Up next was Tech N9ne and more drama for me. Tech was the one dude I was really psyched to see. Everything from his rhyme schemes to his flow to his lyrical content are top notch and as a Hip-Hop head I’ve appreciated his work for quite some time. Tech came out dressed completely in white and with white face paint on sitting on a throne made up of his logo and the Strange Music logo. Joined on stage by Big Krizz Kaliko and Kutt Calhoun, Tech proceeded to do mostly “get the crowd hype” kinds of songs, which was slightly disappointing, but he did launch into a verse from “The Industry Is Punks” and performed full versions of “Imma Tell” and “Psycho Bitch,” so that more than made up for it. It was during Tech’s set, however, that security would hassle me for a second time. Last time they had an issue with where I wanted to walk with my beer, this time they took umbrage with me taking pictures. The same large man as before came up to me and said I had two choices, I could either give him my batteries or leave (little did he know I always carry a second set of batteries). I told him I was press and he gave me a look that said “prove it.” I showed him the email I had proving it and was led all around the entire place again to meet with more people about getting a photo pass, which I never did end up getting because the place was too packed for the right people to get to the right places. Regardless, I still had my pics from the first three sets.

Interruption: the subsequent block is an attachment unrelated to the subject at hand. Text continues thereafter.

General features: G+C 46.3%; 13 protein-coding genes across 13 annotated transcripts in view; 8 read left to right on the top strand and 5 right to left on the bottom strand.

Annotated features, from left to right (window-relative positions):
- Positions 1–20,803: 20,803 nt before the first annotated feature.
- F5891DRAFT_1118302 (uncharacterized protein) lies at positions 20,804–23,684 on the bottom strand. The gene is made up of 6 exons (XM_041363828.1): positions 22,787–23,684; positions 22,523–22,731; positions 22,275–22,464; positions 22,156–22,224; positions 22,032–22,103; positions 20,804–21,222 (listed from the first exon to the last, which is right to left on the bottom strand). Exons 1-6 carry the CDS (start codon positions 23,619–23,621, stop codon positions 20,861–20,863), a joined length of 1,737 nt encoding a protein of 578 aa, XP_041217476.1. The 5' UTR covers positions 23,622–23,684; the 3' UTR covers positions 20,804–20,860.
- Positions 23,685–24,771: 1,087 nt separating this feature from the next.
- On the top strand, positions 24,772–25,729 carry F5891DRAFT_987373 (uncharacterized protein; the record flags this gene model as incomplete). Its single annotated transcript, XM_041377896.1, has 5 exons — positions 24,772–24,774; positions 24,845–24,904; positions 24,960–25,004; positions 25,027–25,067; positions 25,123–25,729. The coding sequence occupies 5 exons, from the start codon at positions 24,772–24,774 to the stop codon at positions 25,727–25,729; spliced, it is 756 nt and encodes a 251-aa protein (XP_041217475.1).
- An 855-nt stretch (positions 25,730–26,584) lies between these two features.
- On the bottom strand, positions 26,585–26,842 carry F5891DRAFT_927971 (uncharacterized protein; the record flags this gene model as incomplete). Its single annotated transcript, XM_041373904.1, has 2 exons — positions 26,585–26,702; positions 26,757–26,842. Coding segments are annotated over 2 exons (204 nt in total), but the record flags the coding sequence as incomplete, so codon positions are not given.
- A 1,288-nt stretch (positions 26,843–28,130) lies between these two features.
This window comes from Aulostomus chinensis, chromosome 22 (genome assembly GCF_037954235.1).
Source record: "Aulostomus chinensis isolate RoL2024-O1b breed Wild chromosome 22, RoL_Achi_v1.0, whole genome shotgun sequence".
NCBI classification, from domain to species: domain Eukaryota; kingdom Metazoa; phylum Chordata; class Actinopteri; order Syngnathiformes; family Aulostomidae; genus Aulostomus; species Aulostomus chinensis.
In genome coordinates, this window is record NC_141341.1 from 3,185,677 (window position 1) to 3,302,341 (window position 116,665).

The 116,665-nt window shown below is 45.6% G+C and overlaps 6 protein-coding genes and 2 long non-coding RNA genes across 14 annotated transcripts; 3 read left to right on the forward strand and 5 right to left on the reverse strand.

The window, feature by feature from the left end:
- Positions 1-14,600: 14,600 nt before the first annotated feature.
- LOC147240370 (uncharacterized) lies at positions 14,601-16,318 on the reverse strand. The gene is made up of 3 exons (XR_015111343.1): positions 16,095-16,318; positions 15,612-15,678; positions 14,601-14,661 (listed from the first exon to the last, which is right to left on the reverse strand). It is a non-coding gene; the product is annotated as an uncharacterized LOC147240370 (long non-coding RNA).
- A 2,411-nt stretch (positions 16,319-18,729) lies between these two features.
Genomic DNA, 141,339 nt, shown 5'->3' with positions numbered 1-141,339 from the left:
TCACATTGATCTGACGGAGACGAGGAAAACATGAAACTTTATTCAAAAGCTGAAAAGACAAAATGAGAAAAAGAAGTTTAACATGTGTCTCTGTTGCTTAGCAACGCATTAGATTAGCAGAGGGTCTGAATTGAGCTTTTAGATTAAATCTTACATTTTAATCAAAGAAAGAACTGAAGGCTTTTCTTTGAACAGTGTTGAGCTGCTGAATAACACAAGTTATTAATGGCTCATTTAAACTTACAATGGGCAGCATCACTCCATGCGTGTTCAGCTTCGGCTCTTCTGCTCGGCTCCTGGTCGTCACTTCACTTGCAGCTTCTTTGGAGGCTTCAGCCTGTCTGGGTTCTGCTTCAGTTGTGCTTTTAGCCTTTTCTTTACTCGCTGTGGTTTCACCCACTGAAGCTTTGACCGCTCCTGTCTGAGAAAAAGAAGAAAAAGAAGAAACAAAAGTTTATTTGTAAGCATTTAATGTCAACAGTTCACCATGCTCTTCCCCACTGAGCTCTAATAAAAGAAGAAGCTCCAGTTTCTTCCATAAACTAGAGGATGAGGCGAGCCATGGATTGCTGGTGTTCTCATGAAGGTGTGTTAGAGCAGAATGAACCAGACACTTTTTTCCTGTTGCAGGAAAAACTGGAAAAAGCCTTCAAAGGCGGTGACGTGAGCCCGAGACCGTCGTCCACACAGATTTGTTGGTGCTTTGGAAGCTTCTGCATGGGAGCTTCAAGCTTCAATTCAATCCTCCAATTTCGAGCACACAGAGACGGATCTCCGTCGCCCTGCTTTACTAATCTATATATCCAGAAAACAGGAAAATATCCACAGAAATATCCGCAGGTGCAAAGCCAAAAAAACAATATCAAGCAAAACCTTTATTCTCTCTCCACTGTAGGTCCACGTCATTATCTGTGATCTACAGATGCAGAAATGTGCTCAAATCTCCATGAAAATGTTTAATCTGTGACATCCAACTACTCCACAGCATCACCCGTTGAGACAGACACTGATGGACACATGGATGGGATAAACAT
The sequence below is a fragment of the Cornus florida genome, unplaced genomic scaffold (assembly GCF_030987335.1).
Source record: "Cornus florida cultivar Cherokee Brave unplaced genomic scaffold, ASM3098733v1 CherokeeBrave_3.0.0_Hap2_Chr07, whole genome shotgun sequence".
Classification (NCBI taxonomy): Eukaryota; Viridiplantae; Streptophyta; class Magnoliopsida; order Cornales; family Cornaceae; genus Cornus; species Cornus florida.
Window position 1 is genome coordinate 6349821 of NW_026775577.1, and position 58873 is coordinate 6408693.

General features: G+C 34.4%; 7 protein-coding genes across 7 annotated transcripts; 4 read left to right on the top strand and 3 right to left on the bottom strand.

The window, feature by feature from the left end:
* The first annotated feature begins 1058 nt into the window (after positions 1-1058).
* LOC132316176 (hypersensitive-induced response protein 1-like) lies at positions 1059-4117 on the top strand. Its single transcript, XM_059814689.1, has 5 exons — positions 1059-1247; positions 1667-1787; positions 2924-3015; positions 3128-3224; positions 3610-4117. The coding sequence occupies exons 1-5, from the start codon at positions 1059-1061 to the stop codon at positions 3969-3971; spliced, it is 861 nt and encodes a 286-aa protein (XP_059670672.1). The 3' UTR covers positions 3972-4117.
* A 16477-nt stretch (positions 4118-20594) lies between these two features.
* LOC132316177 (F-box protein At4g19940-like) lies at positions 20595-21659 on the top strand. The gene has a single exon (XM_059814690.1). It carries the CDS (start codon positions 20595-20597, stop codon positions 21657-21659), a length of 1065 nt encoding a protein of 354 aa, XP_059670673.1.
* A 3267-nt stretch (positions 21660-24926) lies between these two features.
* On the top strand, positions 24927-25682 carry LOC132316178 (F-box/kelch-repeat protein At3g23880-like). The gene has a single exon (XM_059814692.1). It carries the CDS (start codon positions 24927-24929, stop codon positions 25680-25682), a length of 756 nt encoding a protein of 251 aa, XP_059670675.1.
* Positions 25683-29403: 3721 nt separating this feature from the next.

Another spectacularly long break came between Tech’s set and the arrival of Kottonmouth Kings on stage. Ill Bill was supposed to have performed, which would have made for a shorter break, but apparently he showed up at 8pm when sound check was three and a half hours earlier so the people running the show told him he had no set. When the stage was finally ready it was clear that most of the crowd was there to see Kottonmouth Kings anyways and boy were they hyped for the show. Personally, I’m not a disaffected teenage stoner, but the many that were in the crowd related to the music and went bananas for it. I never knew there were so many ways to rap/sing about weed, but Kottonmouth Kings proved themselves to be pros at just that.

I hopped back into my car at around midnight and made the long drive back home. Overall, although this was a show completely aimed at a demographic that I’m not in, I could tell from seeing the way the people were reacting to the songs that folks were having a good time. Before leaving I said peace to the security guy who had harassed me twice during the evening to let him know I knew he was just doing his job and I hoped he knew I was just doing mine. He seemed pretty cool with me after that, so hopefully there will be fewer problems if I ever have to cover a show at Webster Theatre again. While driving home all I could think was the Strange Noize Tour definitely lived up to its name as there was a substantial amount of noise and an equal amount of strangeness.
posted by Adam Bernard @ 7:48 AM